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How do you set up your .NET development tree? I use a structure like this:

--config (where I put the configuration files)
--doc    (where I put all the document concerning the project: e-mails, documentation)
--tools  (all the tools I use: Nunit, Moq)
--lib    (all the libraries used by the solution: ninject or autofac)
---app   (sourcefiles)
---test  (unittests)

The sign "-" marks directories.

I think it's very important to have a good structure on this stuff. You should be able to get the source code from the source control system and then build the solution without opening Visual Studio or installing any third party libraries.

Any thoughts on this?

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closed as primarily opinion-based by Servy, Mansfield, rkhb, eckes, Tom Feb 5 at 20:30

Many good questions generate some degree of opinion based on expert experience, but answers to this question will tend to be almost entirely based on opinions, rather than facts, references, or specific expertise. If this question can be reworded to fit the rules in the help center, please edit the question.

8 Answers 8

up vote 8 down vote accepted

We use a very similar layout as covered in JP Boodhoo's blog post titled Directory Structure For Projects.

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That link is behind some kind of sign-up wall. –  Scott Whitlock Aug 7 '09 at 0:56
Thanks for letting me know - the blog had been moved - should work now. –  BigJump Aug 16 '09 at 8:55

TreeSurgeon is a tool that will set up a directory tree for you, with all the required dependencies and a skeleton nant file. At that link, you can also find a series of blog posts by its original creator, Mike Roberts, explaining some of the deliberate choices behind the structure that TreeSurgeon gives you, e.g. why it's OK to have duplication between lib and tools, why it's important to have all dependencies present etc.

I haven't used it in a while so can't remember if I still agree with all the choices it makes, but I don't think you can go far wrong with it.

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We use a structure like this:

  • CompanyNameOrCoreProjectName
    • Branch
      • BranchName
        • CopyOfTrunk
    • Trunk
      • Desktop
      • ReferencedAssemblies
      • Shared
      • Solutions
      • Test
      • Webs

Then just make sure that all project/solution files only use relative paths and branching works well. Desktop/Webs are for projects of the respective types, Test is for any unit test projects, Solutions folder has a folder for each solution with only the solution file in it. ReferencedAssemblies holds all of the assemblies that we don't include in the solution (these are sometimes local projects that we just don't want to build every time we build the solution or third party assemblies like rhinomocks or log4net, etc. Shared is for any of the core libraries (data access, business logic, etc) that are used across several solutions.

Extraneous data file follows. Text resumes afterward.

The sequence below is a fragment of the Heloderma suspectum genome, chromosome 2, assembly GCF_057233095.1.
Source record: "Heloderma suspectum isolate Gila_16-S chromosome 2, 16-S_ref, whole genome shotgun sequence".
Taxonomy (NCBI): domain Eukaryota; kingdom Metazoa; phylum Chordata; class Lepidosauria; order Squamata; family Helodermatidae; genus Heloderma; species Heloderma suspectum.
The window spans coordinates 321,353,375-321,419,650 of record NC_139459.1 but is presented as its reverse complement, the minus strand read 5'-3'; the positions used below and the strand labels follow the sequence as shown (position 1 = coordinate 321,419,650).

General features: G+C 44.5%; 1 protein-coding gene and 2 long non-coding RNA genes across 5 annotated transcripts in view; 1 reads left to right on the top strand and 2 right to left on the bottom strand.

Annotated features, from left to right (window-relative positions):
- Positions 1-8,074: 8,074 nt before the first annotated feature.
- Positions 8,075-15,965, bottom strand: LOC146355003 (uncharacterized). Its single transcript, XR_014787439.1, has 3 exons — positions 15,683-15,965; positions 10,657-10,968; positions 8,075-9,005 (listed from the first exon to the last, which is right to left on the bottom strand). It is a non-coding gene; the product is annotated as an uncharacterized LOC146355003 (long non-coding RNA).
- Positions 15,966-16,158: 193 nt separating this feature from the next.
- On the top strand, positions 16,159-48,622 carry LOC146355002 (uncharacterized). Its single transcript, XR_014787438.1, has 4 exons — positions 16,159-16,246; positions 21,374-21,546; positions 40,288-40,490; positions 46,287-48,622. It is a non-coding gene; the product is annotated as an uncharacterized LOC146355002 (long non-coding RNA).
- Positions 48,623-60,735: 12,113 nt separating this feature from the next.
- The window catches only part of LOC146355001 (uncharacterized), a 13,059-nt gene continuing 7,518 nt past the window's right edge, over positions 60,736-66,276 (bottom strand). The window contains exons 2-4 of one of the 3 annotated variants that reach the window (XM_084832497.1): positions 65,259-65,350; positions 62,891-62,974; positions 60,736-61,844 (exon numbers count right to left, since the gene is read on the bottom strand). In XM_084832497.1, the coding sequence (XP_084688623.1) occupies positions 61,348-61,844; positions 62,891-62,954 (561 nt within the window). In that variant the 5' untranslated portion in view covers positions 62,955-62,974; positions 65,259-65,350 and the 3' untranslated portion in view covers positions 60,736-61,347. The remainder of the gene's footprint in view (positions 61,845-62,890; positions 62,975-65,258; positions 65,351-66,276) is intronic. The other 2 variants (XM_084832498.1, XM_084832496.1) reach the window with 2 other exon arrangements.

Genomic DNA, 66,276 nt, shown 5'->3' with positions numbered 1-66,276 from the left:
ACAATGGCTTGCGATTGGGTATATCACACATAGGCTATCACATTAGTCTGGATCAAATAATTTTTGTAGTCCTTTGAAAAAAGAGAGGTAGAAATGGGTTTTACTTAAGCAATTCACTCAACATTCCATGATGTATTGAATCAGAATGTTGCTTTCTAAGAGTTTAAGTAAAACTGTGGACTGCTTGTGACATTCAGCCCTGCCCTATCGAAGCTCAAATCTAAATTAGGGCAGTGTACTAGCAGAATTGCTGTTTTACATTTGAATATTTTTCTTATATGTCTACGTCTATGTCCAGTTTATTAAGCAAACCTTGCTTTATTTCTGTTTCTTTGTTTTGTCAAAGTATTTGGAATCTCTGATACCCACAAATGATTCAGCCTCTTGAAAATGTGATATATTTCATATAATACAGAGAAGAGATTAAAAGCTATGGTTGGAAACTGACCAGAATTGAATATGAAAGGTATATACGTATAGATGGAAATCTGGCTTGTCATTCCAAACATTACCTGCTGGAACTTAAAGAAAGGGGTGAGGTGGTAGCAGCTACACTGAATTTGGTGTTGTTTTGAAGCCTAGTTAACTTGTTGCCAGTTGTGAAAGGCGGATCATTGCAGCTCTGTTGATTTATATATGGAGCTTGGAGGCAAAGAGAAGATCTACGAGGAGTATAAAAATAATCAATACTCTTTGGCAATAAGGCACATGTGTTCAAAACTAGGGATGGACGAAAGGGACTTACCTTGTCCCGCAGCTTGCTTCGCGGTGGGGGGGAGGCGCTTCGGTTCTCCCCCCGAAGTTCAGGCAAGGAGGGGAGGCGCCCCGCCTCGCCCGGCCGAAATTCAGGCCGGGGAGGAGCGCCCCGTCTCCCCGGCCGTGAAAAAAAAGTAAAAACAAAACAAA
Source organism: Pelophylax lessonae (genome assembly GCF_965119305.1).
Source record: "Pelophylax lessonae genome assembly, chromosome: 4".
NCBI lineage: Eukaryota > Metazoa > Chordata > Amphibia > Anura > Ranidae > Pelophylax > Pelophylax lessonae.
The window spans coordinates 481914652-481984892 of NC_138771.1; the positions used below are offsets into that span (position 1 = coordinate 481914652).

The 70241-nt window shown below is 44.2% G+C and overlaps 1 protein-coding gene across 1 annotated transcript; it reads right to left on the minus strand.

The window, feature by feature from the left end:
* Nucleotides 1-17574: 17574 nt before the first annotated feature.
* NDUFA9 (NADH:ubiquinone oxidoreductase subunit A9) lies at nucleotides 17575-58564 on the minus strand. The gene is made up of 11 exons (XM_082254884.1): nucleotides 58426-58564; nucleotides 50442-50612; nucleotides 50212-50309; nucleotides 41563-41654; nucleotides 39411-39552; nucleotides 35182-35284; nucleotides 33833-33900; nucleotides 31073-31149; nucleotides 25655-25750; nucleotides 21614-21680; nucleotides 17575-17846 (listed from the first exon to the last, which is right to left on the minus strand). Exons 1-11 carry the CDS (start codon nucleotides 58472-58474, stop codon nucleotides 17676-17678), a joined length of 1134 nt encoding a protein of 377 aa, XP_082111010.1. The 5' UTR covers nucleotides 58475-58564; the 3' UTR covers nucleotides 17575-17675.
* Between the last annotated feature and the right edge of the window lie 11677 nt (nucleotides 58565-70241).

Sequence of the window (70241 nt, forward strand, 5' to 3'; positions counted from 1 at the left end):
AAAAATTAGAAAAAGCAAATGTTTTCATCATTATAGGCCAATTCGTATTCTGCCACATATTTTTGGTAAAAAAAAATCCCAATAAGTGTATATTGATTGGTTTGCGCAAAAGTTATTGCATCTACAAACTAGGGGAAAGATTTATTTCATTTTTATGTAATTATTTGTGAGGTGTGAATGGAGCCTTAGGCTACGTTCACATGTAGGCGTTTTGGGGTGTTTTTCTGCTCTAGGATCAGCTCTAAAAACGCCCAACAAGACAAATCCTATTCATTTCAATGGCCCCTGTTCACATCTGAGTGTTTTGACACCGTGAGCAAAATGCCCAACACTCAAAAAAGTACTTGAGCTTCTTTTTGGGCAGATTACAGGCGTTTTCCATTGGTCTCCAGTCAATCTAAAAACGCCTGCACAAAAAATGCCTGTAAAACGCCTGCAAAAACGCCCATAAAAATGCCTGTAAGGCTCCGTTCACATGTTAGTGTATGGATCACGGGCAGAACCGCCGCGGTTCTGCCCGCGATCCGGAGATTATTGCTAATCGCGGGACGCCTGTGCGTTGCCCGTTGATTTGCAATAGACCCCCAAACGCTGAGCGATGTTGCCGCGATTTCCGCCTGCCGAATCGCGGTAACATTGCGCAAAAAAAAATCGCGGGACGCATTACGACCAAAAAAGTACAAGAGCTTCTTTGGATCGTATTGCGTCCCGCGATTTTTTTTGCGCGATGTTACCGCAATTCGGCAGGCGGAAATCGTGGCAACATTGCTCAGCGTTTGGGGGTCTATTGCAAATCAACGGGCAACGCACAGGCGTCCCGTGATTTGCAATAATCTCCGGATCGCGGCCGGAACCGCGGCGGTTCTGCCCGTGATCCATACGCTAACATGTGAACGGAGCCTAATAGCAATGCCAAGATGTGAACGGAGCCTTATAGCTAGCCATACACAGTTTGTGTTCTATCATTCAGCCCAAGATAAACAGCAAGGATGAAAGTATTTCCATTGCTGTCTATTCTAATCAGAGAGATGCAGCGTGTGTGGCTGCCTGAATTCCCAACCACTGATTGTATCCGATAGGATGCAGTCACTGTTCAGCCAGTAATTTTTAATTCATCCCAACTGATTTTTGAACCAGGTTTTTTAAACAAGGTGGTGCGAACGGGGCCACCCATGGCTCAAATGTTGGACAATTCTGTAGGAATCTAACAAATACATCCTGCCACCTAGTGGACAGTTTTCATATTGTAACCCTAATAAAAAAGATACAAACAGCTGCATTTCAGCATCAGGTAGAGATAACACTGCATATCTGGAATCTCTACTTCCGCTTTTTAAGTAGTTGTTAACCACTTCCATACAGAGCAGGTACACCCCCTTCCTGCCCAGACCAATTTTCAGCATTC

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At my place of work we have multiple projects, where each project gets its own sub-directory, like so: -proj1

The rest of your setup looks okay, but I think you should figure out how you would incorporate multiple projects, for example a shared source library between multiple solutions.

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If I understand your structure correctly, I think you are going to have many duplicates in your dev tree related to "tools" and "lib". Most likely these are external tools and libraries that might be shared by different projects.

Something that works well for us is:
---source files (structure representing namespaces)
--testprojectname (usually, a test project per source project)
---unit test files (structure mirroing the structure in the source project)
--libraryname (containing the libraries)

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I don't have tools within the project. Tools are in a network share. Yes disk space is cheap these days but... come on :)

Also I have a database script folder below projectname (when it's a data driven app)

Of course it doesn't matter so much how you're set-up, but the fact that a logical organised standard is used to suit the project and adhered to with good discipline. This is useful whether you're solo or on a team.

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Tools can have different versions. If your old projects depend on version 1 of the tool, and you decide to upgrade to version 2 of the tool, you need to upgrade all the old projects to support version 2 of the tool. Checking everything in to source control, makes life a bit easier. :-) –  Fossmo Sep 16 '08 at 15:36
I completely agree Fossmo. Initially I didn't like the idea of duplicating the tools binaries in every project I create. But it reduces the issues you can have in situations like that and the disk cost is really very minimal. –  Nathan Palmer Sep 5 '09 at 18:56
different versions can be shared just fine too, so not including them in the project tree doesn't mean you have to upgrade at all. –  Holly Styles Sep 6 '09 at 18:01

We also use TreeSurgeon and are quite happy with it. Our structure looks like:


  • build
  • lib
  • src
    • < various src directories for apps, tests, db migrations, etc.)
  • tools


  • Same as above
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